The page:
if (darray[y] == 0)
{
Console.WriteLine("One of the factor is:");
Console.WriteLine(x+"x - " + y);
break;
}
}
}
}

}
}```
ok, well heres the code... i want you to look for yourself and put these numbers in after you run the program:
a = 6
b= 7
c= 2
correct output: (2x+1)(3x+2)
In this line:
Console.WriteLine("y = "+ y + " / " + "x = "+ x+" = " + narray[y]);
is basically supposed to output the calculation and you will see that the answer for 2/3 is incorrect, but all the rest numbers are correct.

7. What do you think the result should be if you calculate:
2.6666666666666665 + -4.6666666666666661 + 2.0

Those are the partial results from your calculation:
narray[y] = (a * (frac[y] * frac[y])) + (b * (frac[y] * -1)) + c;

I find that the result should be zero - but because of rounding errors, you get a "very small number" - this is perfectly normal when using floating point calculations, especially subtracting or adding the result of other calculations.

Remember, floating point (double or float) calculations are approximations - not exact results.

Edit: I'm pretty sure it's more efficient to use -frac[y] instead of frac[y] * -1...

--
Mats

8. Meh, just a case of floating point inaccuracy. The value you're getting is merely 2*epsilon. That is, it's the second-closest-to-0 number that a double can represent that is not 0 itself.

So, not strict integer arithmetic, but loose floating point arithmetic.

9. hmm... So what should i do? Is there a way to round it off?
if not .. then could i have c# read that as 0 by adding an if statement?

10. You could do your comparisons as
Code:
`if(Math.abs(f) < EPSILON)`
where EPSILON is a sufficiently small number.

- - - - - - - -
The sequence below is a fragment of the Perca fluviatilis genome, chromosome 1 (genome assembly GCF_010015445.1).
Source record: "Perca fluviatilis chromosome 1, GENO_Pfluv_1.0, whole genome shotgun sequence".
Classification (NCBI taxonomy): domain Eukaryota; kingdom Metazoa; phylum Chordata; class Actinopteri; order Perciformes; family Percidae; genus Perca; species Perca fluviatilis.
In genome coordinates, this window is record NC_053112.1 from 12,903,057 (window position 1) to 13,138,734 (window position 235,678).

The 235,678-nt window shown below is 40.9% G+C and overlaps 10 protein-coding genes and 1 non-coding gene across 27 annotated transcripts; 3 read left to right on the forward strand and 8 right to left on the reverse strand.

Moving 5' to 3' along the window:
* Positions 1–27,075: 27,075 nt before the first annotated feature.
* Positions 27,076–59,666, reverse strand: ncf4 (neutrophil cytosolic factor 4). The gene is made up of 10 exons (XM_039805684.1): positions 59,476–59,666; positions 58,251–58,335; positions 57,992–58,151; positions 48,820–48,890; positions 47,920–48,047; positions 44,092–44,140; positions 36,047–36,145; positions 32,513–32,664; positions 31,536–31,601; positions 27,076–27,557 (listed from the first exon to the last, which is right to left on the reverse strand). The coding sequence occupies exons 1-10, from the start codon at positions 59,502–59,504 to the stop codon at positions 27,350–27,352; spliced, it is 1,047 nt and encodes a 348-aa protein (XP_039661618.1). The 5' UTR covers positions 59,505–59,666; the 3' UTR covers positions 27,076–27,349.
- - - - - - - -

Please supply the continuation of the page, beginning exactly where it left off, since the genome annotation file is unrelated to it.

As for the output, use formatted outputting instead of string concatenation and force normal display of floats instead of scientific, then the rounding is done automatically.

11. hmmm .. doesn't work ..
Ive tried using:
if (narray[y] == ((a * ((2 / 3) * (2 / 3))) + (b * ((2 / 3) * -1)) + c))
but didn't work .. why not? It should output the exact same value shouldn't it? Apparently it outputs the answer of 2 .... ???

12. Originally Posted by Diablo02
hmmm .. doesn't work ..
Ive tried using:
if (narray[y] == ((a * ((2 / 3) * (2 / 3))) + (b * ((2 / 3) * -1)) + c))
but didn't work .. why not? It should output the exact same value shouldn't it? Apparently it outputs the answer of 2 .... ???
That _IS_ because 2/3 turns into zero, because it's an integer - I'm pretty sure of that - and in your example, c is 2, so that'll be your answer in this case.

Try using 2.0 and 3.0 instead of 2 and 3.

Edit: and just to clarify, this would give a very similar result to your calculation using frac[y] as indicated above - it doesn't change the math operations going on inside the processor, and they are by definition inprecise.

--
Mats

13. Originally Posted by matsp
Try using 2.0 and 3.0 instead of 2 and 3.
Hmm, thats better, thanks

14. Why not use a regular expression to trim off the extra points, or specify your precision ( er, wait - can you specify precision? :| I don't use C# enough to remember ... lol? )

* edit *

My pre-response in regard to using regexps & potential inefficiency/bloat: Precision comes at a cost, of course.